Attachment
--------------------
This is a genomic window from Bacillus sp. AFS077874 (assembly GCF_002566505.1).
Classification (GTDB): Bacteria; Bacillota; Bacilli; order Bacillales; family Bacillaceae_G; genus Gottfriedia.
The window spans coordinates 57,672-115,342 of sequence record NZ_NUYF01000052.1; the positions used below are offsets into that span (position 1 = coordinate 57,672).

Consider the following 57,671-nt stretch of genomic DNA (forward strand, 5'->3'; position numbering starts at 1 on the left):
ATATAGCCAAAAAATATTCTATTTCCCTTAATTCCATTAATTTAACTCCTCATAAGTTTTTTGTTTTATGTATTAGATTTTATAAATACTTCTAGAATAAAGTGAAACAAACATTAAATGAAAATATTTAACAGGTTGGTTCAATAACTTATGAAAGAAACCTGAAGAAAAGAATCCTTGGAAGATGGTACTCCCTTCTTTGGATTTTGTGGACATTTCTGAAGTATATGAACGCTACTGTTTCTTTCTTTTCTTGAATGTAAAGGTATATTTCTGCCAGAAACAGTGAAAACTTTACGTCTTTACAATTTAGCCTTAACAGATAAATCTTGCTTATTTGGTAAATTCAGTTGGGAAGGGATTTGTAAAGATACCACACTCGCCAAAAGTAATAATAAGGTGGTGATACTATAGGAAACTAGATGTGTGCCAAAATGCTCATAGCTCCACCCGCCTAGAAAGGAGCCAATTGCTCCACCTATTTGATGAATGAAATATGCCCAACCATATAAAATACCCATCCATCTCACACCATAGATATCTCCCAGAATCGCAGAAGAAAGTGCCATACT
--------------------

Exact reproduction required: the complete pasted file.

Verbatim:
This is a genomic window from Bacillus sp. AFS077874 (assembly GCF_002566505.1).
Classification (GTDB): Bacteria; Bacillota; Bacilli; order Bacillales; family Bacillaceae_G; genus Gottfriedia.
The window spans coordinates 57,672-115,342 of sequence record NZ_NUYF01000052.1; the positions used below are offsets into that span (position 1 = coordinate 57,672).

Consider the following 57,671-nt stretch of genomic DNA (forward strand, 5'->3'; position numbering starts at 1 on the left):
ATATAGCCAAAAAATATTCTATTTCCCTTAATTCCATTAATTTAACTCCTCATAAGTTTTTTGTTTTATGTATTAGATTTTATAAATACTTCTAGAATAAAGTGAAACAAACATTAAATGAAAATATTTAACAGGTTGGTTCAATAACTTATGAAAGAAACCTGAAGAAAAGAATCCTTGGAAGATGGTACTCCCTTCTTTGGATTTTGTGGACATTTCTGAAGTATATGAACGCTACTGTTTCTTTCTTTTCTTGAATGTAAAGGTATATTTCTGCCAGAAACAGTGAAAACTTTACGTCTTTACAATTTAGCCTTAACAGATAAATCTTGCTTATTTGGTAAATTCAGTTGGGAAGGGATTTGTAAAGATACCACACTCGCCAAAAGTAATAATAAGGTGGTGATACTATAGGAAACTAGATGTGTGCCAAAATGCTCATAGCTCCACCCGCCTAGAAAGGAGCCAATTGCTCCACCTATTTGATGAATGAAATATGCCCAACCATATAAAATACCCATCCATCTCACACCATAGATATCTCCCAGAATCGCAGAAGAAAGTGCCATACT